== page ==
© 2013, The New York TimesNo. 23,296
Across Down
1. Digging ... or word after "digging" : INTO
5. Santa ___, Calif. : ROSA
9. Penne, e.g. : PASTA
14. "Me neither" : NORI
15. Geishas' wear : OBIS
16. Synthetic fiber : ARNEL
17. Research that may be outdoors : FIELDWORK
19. "Lemon Tree" singer Lopez : TRINI
20. Org. recommending regular checkups : ADA
21. Function : USE
22. Camera adjustments : FSTOPS
24. "I'm with you!" : METOO
26. Variable spring period : HOLYWEEK
28. Some cheers : YAYS
29. Something not to be spared, in a saying : THEROD
31. A .08% reading may lead to it, for short : DUI
32. Casey with a radio countdown : KASEM
34. Not suitable : UNAPT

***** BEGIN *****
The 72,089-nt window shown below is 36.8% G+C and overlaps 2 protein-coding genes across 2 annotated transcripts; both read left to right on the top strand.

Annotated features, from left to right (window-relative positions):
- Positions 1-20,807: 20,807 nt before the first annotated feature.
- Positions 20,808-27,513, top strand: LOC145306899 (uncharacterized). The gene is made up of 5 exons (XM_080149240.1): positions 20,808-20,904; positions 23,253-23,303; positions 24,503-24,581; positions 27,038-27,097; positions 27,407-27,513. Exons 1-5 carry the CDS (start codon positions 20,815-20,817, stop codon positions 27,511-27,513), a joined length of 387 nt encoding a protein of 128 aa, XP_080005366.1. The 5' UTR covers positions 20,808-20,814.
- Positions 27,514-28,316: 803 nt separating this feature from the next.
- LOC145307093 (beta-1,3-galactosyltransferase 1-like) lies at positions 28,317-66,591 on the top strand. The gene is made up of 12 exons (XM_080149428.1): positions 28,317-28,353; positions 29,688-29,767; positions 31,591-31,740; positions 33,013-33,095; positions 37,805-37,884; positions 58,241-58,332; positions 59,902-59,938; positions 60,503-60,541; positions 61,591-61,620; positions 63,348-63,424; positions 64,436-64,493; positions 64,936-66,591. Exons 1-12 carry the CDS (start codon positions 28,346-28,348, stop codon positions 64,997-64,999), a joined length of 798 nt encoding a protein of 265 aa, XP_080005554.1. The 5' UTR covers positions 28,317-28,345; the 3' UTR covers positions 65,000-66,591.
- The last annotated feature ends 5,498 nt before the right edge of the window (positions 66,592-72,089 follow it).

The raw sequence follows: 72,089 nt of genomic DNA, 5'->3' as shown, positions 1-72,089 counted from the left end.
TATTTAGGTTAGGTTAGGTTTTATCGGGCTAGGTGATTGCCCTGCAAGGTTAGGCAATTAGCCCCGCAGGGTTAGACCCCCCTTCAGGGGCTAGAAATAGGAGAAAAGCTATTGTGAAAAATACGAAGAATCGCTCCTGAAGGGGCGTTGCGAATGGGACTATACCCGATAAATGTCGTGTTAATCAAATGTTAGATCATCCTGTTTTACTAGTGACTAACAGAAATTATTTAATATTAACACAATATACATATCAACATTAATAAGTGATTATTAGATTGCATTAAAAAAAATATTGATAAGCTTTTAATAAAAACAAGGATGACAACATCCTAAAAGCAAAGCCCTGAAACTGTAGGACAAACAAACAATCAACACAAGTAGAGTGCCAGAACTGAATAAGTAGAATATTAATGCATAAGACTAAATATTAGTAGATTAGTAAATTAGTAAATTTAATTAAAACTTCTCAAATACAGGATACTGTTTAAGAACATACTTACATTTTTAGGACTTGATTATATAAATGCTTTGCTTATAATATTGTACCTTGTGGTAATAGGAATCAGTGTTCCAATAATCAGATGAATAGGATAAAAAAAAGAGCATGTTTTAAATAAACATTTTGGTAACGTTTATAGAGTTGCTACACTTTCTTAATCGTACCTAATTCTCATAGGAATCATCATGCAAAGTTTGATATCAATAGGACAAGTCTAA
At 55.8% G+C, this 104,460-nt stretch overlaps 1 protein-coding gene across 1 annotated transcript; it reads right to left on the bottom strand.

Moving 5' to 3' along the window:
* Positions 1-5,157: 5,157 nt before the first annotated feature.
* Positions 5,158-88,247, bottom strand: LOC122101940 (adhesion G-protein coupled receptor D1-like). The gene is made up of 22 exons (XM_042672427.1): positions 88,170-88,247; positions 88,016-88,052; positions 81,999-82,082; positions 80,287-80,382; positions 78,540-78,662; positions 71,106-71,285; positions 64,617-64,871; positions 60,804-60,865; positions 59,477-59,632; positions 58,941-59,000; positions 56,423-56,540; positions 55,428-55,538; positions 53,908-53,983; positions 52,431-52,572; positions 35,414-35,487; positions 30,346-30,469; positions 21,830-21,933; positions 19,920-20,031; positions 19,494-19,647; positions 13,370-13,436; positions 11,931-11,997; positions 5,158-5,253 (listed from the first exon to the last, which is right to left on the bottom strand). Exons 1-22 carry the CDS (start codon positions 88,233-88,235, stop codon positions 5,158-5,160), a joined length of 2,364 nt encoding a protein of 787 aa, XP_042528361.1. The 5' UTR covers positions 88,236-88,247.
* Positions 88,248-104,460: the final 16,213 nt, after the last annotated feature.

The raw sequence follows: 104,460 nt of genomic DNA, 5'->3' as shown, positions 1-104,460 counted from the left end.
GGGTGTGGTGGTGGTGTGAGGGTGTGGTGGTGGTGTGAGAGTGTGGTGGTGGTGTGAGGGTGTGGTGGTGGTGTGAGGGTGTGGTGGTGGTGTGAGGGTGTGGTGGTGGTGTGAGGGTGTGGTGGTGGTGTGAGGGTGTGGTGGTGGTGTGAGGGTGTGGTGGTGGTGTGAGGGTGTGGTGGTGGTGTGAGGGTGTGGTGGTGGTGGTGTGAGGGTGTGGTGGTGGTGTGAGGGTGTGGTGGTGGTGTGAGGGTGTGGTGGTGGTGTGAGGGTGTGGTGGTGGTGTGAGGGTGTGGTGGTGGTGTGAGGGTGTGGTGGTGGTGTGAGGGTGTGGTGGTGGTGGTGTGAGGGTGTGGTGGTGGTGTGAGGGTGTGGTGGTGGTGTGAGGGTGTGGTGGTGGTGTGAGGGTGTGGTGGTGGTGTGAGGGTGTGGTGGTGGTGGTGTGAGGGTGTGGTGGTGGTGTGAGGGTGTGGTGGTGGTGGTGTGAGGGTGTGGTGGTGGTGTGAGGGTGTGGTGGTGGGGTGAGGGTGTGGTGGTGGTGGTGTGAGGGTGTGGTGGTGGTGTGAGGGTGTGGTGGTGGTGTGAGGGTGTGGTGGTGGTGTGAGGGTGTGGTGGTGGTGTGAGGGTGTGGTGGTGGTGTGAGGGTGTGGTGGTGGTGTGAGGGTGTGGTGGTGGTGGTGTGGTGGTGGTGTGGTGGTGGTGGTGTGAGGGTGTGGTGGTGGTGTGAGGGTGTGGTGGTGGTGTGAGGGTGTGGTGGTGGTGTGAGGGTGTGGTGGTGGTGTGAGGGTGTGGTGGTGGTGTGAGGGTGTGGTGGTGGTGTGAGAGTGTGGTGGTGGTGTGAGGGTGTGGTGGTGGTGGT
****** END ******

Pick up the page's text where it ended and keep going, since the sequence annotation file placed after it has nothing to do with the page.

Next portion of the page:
36. What employers tap to get employees : LABORMARKET
39. There are five on China's flag : STARS
41. Alternatives to Slurpees : ICEES
42. San Francisco's ___ Hill : NOB
43. One of 154 for Shakespeare : SONNET
46. Prisoner's sentence : TERM
50. Fortunate sort : LUCKYDOG
52. Late bloomer : ASTER
53. Lit : SOUSED
54. Fink : RAT
56. "Yuck!" : UGH
57. Magician's assistant in an audience, say : PLANT
58. Supposed inventor of baseball ... or a hint to 17-, 26-, 36- and 50-Across : DOUBLEDAY
61. Hollywood's Davis : BETTE
62. Wicked : EVIL
63. Vulcan mind ___ : MELD
64. Source of Indian black tea : ASSAM
65. Ready to come off the stove : DONE
66. "Got it" : ISEE
1. Severe disrepute : INFAMY
2. "I haven't the foggiest" : NOIDEA
3. Bringer of peace : TREATY
4. Medium for Van Dyck or van Gogh : OIL
5. Counterparts of columns : ROWS
6. High wind? : OBOE